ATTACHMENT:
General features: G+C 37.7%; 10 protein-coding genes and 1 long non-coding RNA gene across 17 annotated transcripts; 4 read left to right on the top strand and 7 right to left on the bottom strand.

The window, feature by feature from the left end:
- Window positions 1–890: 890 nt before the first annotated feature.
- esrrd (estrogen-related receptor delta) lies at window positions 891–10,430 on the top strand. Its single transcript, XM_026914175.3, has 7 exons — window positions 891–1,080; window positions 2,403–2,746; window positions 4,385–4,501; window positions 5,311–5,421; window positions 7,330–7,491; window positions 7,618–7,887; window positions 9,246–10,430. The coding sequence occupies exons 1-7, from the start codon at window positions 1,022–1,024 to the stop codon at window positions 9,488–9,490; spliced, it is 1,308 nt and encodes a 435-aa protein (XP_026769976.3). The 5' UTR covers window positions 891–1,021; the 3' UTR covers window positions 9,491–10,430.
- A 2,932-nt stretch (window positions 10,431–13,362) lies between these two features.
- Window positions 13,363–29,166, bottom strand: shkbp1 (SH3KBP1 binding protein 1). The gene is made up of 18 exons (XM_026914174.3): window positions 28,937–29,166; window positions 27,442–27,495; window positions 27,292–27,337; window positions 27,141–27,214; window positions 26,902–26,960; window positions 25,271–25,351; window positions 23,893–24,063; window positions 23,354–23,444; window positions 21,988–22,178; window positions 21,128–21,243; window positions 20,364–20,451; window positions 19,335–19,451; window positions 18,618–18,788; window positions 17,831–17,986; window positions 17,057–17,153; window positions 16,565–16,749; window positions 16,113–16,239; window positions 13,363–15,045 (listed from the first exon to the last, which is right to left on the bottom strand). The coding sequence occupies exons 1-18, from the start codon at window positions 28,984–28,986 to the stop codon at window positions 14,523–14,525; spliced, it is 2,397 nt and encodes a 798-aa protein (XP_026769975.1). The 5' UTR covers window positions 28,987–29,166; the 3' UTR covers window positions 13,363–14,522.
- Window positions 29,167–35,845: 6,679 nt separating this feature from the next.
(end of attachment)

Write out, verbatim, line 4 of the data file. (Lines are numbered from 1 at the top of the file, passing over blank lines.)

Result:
- esrrd (estrogen-related receptor delta) lies at window positions 891–10,430 on the top strand. Its single transcript, XM_026914175.3, has 7 exons — window positions 891–1,080; window positions 2,403–2,746; window positions 4,385–4,501; window positions 5,311–5,421; window positions 7,330–7,491; window positions 7,618–7,887; window positions 9,246–10,430. The coding sequence occupies exons 1-7, from the start codon at window positions 1,022–1,024 to the stop codon at window positions 9,488–9,490; spliced, it is 1,308 nt and encodes a 435-aa protein (XP_026769976.3). The 5' UTR covers window positions 891–1,021; the 3' UTR covers window positions 9,491–10,430.